throng in the bay, attack the Medusæ, and consume them. Mackerel feed upon minute crustaceans, chiefly copepods, which swarm on the surface of the water and often cover it, and follow them hither and thither as they are carried about by the currents.
The number of fish which lead an irregular vagabond life is not inconsiderable. Foremost among them are the sharks, which singly or in small companies will follow a ship for days at a time in order to snap up whatever may be thrown overboard from it. They are often accompanied by the pilot-fish, which has a peculiarly strong sense for food of all kinds, and directs the shark, is protected by him, and gets a share of the spoil. Other formidable fish, unsocial in their habits, being scattered over the ocean, are less accessible to science.
When more than the usual number of fish go up to spawn, the number of fish pursuing them is likely to be also increased. It sometimes happens thus, that species of fish which have not commonly followed, the schools are attracted to them by the extraordinary abundance of food, and find their way to places where they were before unknown. Many fish are found in opposite quarters of the globe. The Trachurus trachurus, of the mackerel family, inhabits South American and Australasian as well as British waters. The sprat, common in the North European seas, has been discovered near the coasts of Tasmania, and thus lives at diametrically opposite points, while it has never been observed in the intervening seas. Inasmuch as migrations may often lead to a permanent enlargement of the domain of certain species, a knowledge of the laws and circumstances by which they are influenced has an important bearing on the study of the geographical distribution of species.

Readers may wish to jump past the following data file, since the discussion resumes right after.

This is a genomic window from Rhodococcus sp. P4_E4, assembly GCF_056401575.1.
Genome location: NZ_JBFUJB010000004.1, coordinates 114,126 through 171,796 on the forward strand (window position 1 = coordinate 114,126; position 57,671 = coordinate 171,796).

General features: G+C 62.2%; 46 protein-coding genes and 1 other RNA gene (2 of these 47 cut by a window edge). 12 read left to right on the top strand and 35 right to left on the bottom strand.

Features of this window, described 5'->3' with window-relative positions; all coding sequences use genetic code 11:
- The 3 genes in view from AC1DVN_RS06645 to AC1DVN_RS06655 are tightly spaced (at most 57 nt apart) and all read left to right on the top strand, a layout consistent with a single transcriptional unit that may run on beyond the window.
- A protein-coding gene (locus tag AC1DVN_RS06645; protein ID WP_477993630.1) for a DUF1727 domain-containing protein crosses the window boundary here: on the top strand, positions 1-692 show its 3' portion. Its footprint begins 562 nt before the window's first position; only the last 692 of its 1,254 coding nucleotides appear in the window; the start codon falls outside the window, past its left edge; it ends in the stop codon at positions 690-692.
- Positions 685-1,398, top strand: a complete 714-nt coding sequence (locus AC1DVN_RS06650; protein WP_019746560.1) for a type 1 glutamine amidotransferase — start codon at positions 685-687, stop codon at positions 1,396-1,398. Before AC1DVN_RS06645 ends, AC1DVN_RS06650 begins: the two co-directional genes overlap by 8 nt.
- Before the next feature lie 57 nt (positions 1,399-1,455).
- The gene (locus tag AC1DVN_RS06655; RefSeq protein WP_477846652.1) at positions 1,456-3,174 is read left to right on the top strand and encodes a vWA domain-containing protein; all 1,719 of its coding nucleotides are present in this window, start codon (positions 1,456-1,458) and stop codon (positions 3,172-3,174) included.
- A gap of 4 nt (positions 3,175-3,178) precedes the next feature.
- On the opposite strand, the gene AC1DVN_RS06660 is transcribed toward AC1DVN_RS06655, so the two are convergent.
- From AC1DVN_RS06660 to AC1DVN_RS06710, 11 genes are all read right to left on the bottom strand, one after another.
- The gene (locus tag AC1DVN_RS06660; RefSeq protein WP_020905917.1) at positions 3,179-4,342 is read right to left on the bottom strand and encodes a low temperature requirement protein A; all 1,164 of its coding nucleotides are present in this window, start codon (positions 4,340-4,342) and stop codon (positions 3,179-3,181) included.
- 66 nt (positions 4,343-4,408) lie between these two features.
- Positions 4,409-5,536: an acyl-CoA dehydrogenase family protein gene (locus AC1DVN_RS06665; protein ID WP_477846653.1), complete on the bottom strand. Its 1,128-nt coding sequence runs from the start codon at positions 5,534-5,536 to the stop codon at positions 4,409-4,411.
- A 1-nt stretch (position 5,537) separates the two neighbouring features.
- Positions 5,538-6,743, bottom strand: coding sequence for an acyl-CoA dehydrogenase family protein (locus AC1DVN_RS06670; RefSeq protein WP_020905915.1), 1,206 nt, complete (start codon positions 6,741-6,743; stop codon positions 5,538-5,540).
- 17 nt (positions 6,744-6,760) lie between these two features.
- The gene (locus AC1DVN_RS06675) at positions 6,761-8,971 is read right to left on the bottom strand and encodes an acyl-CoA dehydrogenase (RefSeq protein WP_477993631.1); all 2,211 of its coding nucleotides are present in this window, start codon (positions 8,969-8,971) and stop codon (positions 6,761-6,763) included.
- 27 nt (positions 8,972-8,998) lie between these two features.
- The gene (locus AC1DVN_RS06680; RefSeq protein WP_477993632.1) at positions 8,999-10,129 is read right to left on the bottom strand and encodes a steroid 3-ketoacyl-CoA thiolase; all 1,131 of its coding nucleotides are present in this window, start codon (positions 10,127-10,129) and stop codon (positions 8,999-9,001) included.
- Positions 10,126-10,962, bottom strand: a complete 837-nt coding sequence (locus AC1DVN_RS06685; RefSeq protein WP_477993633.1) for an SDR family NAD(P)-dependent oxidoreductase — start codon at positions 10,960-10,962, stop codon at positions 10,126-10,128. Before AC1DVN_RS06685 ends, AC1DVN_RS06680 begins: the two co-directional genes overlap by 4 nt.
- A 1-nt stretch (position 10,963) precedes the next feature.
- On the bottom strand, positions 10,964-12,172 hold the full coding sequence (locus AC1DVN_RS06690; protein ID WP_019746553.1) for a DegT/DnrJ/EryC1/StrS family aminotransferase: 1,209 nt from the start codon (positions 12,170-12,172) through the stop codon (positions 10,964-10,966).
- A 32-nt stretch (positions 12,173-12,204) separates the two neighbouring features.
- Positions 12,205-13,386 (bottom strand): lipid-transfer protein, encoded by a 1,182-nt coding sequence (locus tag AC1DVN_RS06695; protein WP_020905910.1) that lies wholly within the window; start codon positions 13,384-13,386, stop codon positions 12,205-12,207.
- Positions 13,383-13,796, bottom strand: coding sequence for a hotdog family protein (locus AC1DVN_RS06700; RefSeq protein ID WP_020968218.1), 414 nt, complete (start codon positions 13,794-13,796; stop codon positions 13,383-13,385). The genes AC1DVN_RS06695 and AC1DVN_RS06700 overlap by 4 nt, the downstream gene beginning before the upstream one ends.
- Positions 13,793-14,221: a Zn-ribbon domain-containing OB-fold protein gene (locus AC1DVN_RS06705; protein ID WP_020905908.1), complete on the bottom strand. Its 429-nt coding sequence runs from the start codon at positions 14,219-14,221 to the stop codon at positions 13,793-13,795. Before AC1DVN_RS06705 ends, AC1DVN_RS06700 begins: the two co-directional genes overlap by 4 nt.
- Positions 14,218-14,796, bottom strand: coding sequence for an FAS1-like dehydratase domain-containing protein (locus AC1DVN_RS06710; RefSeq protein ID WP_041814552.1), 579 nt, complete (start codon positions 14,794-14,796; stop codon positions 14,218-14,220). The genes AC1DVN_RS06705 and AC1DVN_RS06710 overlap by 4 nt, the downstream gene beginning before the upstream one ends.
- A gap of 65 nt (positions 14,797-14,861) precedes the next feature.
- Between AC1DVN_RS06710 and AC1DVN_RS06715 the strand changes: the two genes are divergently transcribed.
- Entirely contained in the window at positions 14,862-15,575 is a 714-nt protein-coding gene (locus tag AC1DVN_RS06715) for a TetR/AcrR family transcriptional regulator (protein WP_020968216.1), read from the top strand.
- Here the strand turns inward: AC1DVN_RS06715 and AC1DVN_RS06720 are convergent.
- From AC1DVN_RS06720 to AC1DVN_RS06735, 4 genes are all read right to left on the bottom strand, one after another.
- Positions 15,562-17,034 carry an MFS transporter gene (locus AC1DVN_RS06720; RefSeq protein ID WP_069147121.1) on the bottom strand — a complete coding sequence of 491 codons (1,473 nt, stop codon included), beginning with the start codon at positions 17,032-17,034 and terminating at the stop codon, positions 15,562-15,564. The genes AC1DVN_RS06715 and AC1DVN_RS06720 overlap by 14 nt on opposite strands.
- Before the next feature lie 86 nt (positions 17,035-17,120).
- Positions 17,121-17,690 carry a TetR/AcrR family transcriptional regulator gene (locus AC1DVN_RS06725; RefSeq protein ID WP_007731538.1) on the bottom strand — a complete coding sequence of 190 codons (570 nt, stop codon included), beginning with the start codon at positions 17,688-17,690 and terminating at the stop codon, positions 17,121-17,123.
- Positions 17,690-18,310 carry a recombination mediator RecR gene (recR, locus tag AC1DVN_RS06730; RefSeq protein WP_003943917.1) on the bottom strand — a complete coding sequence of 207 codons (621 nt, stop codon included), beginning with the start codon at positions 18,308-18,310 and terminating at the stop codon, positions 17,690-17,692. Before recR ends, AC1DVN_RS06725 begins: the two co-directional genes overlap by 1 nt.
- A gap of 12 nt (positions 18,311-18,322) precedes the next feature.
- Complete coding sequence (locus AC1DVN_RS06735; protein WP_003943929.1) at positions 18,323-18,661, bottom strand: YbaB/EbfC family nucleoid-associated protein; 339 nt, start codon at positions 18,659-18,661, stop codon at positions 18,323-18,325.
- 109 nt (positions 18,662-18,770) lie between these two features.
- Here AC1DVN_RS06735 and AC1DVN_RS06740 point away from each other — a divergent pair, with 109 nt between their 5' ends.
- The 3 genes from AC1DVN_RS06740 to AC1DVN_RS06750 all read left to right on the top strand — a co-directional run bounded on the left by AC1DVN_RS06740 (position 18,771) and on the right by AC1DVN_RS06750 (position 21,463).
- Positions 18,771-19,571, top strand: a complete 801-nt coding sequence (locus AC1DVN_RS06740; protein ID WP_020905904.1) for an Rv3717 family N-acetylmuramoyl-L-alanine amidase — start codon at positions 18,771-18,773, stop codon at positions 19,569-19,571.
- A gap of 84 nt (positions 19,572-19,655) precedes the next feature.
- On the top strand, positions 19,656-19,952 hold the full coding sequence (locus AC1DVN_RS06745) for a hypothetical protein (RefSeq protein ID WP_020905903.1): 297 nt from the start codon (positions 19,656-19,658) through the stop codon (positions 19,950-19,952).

Migrations may also be performed under the influence of circumstances not connected with reproduction or the search for food. It is not certain whether fish are ever' driven from their homes by a cooling of the water. Removals from such a cause would not take place in large masses, and might easily escape observation. As a rule, fish are not sensitive to changes of temperature, and can endure the greatest diversities provided they have food enough. Certain tropical fishes have a remarkable faculty of performing journeys by land. The climbing fish and an ophiocephalus of the East Indies and the Doras costatus of South America are able, when the ponds and swamps in which they live are dried up, to travel for several hours over the land to find places affording more water. The eel has been said to travel for considerable distances from one pond to another. It is certain that eels are able to live for a considerable time out of the water, and, though the fact has not been scientifically established, there is no reason to doubt that they can travel. The stickleback is often found in pools wholly unconnected with other waters. It may be that the eggs of the fish have been carried on the feet of waterfowl, or that the wanderers have found their way to such places during the rains of